Tuesday, January 24, 2012

an orientation to Ecuador

There are a lot more indigenous communities and different ethnic groups in the Americas than we (mostly WASP-heritage) US Americans usually realize. Ecuador is just one example, with 24 languages spoken there (as listed by Ethnologue) and at least 16 distinct cultural groups, as depicted in the map below:

The two main places where Lowland Quichua is spoken are in the Napo and Pastaza regions, shown on this second map and bordered by the Napo and Pastaza rivers:

(source of both photos)

Last summer I stayed just outside of Tena in Napo right along the riverbank, and this summer I plan to work in Puyo, which is just a little South from there. From my experience in the towns of Tena and Puyo and at the more rural field school, as well as from traveling around the country a bit, I can tell that I will have a much different setting this summer if I stay in town than I did last summer in the rainforest. I'm trying to modify my expectations, because there will be many things that change in this upcoming summer compared to the last time I was there. I will to add more pictures to make the setting clearer, so look for those in the near future.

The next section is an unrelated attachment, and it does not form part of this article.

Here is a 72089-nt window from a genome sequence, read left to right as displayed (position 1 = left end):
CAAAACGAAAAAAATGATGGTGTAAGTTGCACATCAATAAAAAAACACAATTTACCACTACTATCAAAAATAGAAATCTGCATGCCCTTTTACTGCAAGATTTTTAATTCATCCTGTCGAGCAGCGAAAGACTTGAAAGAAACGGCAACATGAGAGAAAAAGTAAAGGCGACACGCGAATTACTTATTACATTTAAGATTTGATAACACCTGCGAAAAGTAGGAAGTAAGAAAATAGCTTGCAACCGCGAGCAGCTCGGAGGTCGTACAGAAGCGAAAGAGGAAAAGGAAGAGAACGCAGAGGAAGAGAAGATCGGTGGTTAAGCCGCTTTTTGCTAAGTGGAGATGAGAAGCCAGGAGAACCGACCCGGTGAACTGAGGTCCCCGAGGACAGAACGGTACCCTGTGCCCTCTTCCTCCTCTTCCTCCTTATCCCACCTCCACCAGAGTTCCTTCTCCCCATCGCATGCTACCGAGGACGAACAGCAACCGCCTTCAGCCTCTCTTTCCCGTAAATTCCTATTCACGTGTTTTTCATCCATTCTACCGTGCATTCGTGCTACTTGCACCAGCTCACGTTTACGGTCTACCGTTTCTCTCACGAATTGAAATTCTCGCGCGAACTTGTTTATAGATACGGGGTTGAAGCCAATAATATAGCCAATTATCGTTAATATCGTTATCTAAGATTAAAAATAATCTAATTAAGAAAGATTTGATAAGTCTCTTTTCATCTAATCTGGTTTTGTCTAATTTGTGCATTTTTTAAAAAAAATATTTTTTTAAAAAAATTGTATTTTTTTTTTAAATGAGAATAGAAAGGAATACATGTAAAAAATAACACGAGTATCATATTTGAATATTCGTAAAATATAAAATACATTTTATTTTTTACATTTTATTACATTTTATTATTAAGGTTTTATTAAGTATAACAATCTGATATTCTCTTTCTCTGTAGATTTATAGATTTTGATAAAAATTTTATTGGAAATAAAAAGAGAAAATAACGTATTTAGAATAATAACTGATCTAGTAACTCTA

No comments:

Post a Comment